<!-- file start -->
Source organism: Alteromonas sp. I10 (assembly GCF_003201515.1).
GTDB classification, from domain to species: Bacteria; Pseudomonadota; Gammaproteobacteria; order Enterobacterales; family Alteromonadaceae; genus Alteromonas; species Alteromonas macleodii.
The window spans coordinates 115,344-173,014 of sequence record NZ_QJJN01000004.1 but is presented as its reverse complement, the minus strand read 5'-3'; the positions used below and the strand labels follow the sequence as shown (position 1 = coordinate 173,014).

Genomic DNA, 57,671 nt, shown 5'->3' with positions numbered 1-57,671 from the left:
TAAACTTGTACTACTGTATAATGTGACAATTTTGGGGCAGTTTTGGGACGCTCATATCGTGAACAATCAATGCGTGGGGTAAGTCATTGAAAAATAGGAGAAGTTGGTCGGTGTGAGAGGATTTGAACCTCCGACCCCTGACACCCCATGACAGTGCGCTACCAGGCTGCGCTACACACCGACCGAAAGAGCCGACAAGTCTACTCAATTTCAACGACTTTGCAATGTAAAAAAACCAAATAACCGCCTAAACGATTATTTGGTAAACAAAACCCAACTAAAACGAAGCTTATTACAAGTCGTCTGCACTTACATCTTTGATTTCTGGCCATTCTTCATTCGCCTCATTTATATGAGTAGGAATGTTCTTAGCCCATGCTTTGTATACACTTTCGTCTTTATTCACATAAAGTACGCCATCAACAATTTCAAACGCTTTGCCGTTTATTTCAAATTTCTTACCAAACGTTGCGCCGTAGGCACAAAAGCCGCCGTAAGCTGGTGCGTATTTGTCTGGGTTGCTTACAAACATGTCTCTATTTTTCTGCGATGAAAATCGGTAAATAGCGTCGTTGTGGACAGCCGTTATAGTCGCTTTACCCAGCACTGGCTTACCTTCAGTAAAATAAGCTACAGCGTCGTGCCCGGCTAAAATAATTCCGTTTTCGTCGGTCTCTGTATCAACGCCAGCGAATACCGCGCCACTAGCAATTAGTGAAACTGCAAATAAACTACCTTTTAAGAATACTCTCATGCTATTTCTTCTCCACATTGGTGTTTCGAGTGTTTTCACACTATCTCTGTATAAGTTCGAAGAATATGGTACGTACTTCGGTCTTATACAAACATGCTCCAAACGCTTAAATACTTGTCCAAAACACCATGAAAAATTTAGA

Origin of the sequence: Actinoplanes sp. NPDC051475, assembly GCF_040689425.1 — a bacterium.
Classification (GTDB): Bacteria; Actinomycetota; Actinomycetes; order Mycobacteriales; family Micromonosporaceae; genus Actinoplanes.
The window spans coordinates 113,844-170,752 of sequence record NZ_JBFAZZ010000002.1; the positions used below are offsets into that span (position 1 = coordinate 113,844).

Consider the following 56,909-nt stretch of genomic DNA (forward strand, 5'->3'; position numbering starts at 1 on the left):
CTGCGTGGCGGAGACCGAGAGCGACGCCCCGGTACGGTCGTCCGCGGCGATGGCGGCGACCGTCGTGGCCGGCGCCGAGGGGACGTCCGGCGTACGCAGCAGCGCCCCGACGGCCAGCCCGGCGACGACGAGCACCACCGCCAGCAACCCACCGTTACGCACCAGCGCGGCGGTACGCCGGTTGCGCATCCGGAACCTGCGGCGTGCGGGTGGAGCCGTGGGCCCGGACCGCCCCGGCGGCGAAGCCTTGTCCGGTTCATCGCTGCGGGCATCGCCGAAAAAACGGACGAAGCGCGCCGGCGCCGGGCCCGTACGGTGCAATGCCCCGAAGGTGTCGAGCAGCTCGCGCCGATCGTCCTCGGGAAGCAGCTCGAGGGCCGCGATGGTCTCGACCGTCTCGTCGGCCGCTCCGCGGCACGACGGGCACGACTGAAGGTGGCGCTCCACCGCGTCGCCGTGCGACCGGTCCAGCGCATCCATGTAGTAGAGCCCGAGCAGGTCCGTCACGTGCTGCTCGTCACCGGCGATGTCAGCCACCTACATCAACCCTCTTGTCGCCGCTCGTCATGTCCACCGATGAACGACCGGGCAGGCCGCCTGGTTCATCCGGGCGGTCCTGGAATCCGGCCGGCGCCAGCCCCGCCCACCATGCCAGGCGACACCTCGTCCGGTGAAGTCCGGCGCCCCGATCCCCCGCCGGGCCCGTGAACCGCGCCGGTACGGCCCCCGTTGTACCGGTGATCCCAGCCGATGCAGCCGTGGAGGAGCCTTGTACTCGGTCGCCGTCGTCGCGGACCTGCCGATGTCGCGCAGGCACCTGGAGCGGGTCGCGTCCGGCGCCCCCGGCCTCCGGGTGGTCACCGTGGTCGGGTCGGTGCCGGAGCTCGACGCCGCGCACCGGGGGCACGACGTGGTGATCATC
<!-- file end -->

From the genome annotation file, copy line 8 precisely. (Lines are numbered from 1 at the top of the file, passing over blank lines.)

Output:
The window spans coordinates 113,844-170,752 of sequence record NZ_JBFAZZ010000002.1; the positions used below are offsets into that span (position 1 = coordinate 113,844).